LAAM is indicated as a second-line treatment for the treatment and management of opioid dependence if patients fail to respond to drugs like methadone or buprenorphine. Before August 1993, LAAM was classified as a schedule I drug in the United States. LAAM is not approved for use in Australia and Canada. At present, it is a Schedule II Narcotic controlled substance in the United States with a DEA ACSCN of 9648 and a national aggregate annual manufacturing quota of 4 grammes as of 2013.
Levomethadyl acetate is the levo isomer of α-methadyl acetate. The dextro isomer, alphacetylmethadol, is more potent but shorter acting. The levo isomer is also less toxic with an LD50 in mice of 110 mg/kg s.c. and 172.8 mg/kg orally as opposed to LD50s of 61 mg/kg s.c. and 118.3 mg/kg orally for dl-α-methadyl acetate. It has a melting point of 215 °C and a molecular weight of 353.50. β-methadyl acetate also exists, however it is more toxic and less active than α-methadyl acetate and has no current medical use.
Levomethadyl acetate undergoes extensive first-pass metabolism to the active demethylated metabolite nor-LAAM, which is further demethylated to a second active metabolite, dinor-LAAM. These metabolites are more potent than the parent drug.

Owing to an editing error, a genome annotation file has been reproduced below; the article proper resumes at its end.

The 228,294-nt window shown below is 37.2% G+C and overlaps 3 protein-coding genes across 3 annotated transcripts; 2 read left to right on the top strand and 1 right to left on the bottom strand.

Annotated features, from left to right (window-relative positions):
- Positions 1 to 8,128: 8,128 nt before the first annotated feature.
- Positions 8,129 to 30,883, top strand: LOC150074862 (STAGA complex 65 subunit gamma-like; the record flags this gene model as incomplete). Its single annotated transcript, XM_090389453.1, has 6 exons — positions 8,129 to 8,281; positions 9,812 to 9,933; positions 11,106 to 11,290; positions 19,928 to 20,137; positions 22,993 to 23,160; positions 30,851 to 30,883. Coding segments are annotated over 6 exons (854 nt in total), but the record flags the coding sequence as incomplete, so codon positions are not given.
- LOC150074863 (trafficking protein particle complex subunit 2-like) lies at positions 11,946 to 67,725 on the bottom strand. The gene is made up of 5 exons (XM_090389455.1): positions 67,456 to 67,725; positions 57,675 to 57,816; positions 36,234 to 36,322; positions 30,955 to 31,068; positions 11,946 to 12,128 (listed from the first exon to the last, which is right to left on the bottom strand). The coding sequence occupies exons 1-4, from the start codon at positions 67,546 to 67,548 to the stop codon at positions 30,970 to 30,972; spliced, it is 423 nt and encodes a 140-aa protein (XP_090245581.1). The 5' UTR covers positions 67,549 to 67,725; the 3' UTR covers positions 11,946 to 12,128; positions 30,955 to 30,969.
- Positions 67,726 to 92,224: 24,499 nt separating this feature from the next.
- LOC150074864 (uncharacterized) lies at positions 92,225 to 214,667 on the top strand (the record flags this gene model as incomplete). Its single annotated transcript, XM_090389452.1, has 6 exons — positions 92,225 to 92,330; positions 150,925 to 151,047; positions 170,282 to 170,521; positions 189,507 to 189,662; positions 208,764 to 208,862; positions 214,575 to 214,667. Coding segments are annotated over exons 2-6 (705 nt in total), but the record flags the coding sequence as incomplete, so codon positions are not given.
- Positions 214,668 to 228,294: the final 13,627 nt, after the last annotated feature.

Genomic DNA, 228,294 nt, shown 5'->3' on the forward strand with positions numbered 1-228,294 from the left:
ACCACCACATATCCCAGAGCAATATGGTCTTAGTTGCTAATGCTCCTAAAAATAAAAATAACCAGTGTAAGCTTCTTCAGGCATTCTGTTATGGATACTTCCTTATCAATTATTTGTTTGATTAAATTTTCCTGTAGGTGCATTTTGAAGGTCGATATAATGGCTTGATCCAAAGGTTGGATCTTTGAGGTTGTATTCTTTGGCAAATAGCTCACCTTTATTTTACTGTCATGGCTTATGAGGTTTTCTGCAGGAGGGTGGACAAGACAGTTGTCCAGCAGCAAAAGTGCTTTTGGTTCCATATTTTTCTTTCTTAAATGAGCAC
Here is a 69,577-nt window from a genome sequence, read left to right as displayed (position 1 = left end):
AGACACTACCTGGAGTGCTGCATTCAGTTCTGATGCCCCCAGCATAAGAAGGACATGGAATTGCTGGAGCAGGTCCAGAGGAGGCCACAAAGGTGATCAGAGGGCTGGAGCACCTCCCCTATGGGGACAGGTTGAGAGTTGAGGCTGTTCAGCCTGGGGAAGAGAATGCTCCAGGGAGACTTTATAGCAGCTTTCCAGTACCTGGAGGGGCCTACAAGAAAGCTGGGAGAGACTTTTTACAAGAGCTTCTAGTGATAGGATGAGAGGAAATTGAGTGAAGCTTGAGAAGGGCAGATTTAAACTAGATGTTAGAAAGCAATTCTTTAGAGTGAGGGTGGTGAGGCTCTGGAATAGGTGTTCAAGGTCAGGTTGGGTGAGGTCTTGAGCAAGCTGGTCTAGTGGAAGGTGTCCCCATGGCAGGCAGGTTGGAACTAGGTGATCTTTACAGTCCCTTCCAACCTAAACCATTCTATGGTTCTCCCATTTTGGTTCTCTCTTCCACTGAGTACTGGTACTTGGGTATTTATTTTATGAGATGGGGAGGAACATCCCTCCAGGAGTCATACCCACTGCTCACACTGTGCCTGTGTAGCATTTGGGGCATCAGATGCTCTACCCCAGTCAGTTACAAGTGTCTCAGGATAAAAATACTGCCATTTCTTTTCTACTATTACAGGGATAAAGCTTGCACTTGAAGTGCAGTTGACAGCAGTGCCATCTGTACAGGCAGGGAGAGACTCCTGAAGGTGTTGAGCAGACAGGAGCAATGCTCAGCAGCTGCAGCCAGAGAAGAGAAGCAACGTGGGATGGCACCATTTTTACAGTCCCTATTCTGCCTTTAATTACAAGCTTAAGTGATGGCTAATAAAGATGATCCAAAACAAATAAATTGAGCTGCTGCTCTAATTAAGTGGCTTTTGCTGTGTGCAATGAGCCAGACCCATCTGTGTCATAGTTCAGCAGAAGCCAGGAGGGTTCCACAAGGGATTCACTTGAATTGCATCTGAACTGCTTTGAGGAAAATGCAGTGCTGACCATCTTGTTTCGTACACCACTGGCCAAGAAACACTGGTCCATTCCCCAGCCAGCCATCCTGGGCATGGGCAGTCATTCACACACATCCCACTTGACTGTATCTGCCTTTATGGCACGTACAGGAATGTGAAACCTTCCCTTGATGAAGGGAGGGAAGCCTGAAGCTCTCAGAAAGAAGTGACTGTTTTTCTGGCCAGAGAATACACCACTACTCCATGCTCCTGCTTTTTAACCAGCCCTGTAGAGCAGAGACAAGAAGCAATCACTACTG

LAAM is used as an oralsolution of levomethadyl acetate hydrochloride at a concentration of 10 mg/mL in bottles of 120 and 500 mL under the brand name Orlaam. The first dose of LAAM for patients who have not started treatment with methadone is 20–40 mg. The first dose for patients who have been receiving methadone will be a little higher than the amount of methadone that was being taken every day, but not more than 120 mg. Afterwards, the dosage may be adjusted as needed. Unlike methadone, which requires daily administration, LAAM is administered two to three times a week.